You could just lie and tell them that it was some unknown dog that bit you. That's what I would do.

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Ruth - My situation is quite like yours. I have been having issues with Celt and Dan. It started out with Dan, as an adolescent, pushing the envelope with Celt. When Dan came back from being gone for most of a month, in a household of bitches that didn't take anything from him, he had matured a bit. When Celt would make grumbly sounds and faces, Dan would often turn his head just a bit. It was like he was saying, "I don't want a fight..." but at the same time, "...but I will give you one if you insist."

 

Outside, Celt can even drive Dan off - not in the house. Our issues are all in small spaces (Celt at my feet at the computer when Dan comes up - but only sometimes) and particularly with crates - it started with crating at mealtime and has escalated to any crate time (bed time, go to work time, nap time). And it starts with Celt, not Dan - but Dan picks up the challenge.

 

These are two dogs that can lick out of the same pan without an issue; take treats in the kitchen without an issue; be next to me outside easily. But when Celt thinks it's going to be time to crate up, he's off with a growl and we wind up with both in crates (separated by a barrier they can't see through or around) making noises and faces. And I'm just not seeming to have much effect - scolding, shaking, getting in their faces. Actually, Dan calms down way before Celt does.

 

I think the entire issue arises around Celt being used to being top of the dogs (Bute was a totally submissive dog to him) but being a very weak and insecure leader at the same time - and therefore being ready game for Dan to try and push it with his natural nature to want to be independent and top dog. The whole crate thing dates back to Celt and Bute - at meal times, Bute would come and grovel at Celt's feet, and Celt would grumble and hold his head high, a happy pack leader with his submissive follower. Little did I realize that allowing that behavior would segue into this issue with Celt and Dan.

 

Celt started the grumbling like he did with Bute, but Dan is definitely not Bute, not submissive and adverse to grovelling. Sometimes, I feel I am making progress and sometimes I feel that I am way in over my head and clueless. I should be able to be in charge and respected, and apparently, I am not.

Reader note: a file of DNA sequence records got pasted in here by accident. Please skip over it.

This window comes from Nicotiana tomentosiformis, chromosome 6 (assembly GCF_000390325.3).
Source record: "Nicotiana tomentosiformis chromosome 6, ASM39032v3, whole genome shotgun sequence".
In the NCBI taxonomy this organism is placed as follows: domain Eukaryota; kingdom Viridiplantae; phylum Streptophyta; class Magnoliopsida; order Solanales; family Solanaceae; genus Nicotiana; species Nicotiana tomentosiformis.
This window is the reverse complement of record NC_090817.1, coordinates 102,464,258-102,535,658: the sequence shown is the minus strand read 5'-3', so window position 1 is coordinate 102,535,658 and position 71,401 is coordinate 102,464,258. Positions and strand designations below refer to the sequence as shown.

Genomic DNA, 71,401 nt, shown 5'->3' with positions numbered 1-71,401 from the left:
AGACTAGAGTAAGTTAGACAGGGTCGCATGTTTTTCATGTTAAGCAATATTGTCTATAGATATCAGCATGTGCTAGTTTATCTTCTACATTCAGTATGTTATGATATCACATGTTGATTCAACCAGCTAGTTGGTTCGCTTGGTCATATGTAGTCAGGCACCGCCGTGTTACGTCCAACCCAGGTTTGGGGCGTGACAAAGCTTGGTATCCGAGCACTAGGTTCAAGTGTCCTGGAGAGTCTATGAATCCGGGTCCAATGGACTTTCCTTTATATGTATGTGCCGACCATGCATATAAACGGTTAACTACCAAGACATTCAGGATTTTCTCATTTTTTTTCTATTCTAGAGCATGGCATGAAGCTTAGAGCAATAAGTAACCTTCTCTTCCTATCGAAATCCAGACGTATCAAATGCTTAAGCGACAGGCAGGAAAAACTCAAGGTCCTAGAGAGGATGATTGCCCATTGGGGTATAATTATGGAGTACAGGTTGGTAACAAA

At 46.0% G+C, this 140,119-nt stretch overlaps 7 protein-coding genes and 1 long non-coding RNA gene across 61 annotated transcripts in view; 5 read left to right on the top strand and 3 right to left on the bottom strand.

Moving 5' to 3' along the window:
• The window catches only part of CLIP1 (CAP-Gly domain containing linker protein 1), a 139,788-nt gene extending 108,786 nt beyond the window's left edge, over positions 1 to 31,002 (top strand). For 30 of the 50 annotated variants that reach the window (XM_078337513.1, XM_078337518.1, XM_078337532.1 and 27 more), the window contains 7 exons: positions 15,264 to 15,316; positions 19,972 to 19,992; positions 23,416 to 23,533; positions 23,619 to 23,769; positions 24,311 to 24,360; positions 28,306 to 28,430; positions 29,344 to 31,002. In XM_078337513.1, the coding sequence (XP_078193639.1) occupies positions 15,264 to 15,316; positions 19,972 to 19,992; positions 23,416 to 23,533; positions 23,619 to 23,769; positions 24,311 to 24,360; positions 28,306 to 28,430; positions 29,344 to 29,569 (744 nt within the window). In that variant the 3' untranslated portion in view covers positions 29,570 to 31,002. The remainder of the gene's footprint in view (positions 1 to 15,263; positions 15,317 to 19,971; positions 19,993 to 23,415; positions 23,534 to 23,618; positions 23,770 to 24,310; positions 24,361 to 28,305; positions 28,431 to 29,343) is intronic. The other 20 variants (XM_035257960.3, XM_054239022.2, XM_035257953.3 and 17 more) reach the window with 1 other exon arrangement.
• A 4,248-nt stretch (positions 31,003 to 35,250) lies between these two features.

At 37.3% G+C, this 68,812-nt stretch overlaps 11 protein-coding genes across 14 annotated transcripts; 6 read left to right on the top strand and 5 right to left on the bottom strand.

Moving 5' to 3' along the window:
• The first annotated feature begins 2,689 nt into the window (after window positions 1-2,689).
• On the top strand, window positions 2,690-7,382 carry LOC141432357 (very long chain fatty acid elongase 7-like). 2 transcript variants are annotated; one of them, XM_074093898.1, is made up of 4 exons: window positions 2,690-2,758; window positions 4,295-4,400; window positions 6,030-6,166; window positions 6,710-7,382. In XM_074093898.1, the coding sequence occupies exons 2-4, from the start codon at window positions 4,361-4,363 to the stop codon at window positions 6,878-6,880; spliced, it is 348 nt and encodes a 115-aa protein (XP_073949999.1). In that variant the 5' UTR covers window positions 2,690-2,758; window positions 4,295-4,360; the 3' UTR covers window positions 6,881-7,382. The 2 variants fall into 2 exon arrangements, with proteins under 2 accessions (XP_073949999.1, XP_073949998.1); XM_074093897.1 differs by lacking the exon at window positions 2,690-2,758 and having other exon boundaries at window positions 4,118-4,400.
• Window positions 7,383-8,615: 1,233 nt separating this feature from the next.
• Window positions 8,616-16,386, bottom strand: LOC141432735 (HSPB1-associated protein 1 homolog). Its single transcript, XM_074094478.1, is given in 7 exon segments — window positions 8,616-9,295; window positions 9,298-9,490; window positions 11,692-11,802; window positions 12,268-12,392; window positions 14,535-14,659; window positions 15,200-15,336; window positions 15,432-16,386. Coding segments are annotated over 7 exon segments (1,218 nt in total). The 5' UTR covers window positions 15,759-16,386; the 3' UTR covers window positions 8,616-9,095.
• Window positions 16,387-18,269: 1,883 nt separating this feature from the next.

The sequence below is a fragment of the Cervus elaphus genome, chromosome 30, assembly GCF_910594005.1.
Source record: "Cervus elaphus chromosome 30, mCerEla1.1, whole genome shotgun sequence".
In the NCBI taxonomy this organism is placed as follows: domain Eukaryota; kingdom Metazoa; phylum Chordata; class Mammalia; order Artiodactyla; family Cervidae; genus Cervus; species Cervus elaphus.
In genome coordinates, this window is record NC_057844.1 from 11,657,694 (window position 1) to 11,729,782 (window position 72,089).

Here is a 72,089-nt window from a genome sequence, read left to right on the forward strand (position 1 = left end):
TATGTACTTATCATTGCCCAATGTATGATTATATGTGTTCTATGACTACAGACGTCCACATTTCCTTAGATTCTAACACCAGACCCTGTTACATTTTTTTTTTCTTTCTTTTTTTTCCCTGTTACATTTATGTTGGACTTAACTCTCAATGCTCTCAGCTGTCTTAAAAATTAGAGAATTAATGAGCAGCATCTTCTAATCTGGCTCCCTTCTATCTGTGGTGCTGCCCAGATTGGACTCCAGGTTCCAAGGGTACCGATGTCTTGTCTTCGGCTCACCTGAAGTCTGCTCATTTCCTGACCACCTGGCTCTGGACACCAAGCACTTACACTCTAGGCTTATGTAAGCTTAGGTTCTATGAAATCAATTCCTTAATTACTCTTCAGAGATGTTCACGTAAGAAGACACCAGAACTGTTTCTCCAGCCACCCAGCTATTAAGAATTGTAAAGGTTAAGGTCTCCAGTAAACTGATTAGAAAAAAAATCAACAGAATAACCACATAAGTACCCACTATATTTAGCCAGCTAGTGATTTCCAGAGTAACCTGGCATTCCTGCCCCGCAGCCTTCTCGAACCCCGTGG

So far, it's all posturing - growling, baring of teeth, and (when they do get into it) standing on legs and sparring - but it's just a small step away from getting seriously ugly. I've avoiding asking for help because it is an embarassment, and I've obviously not been doing the right thing to stop it before it gets hazardous.

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You could just lie and tell them that it was some unknown dog that bit you. That's what I would do.

 

I'm basically an honest person, but if I were pushed into a corner, I'd rather lie than let my dogs get impounded.

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I'm basically an honest person, but if I were pushed into a corner, I'd rather lie than let my dogs get impounded.

Me, too.

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Got seriously bitten by my cat, I was totally embarrassed about having to admit he was mine. Got a letter from the health department a couple weeks later stating I had to keep him contained for 10 days. I wouldn't admit it that it was my dog that bit me, I wouldn't want him to have a record, I don't even think they get 3 strikes.

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Seems excessive to me. If I got bitten by one of my dogs I wouldn't feel like I could go to the doctor for antibiotics even. And you really need to get antibiotics for dog bites.

 

I would go, but all I would tell them was that I knew the dog and that I knew the dog was up to date on vaccinations. Period. I would not admit to owning the dog.

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I'm basically an honest person, but if I were pushed into a corner, I'd rather lie than let my dogs get impounded.

 

Don't they make you get the shots for rabies if you are bitten by an unknown animal?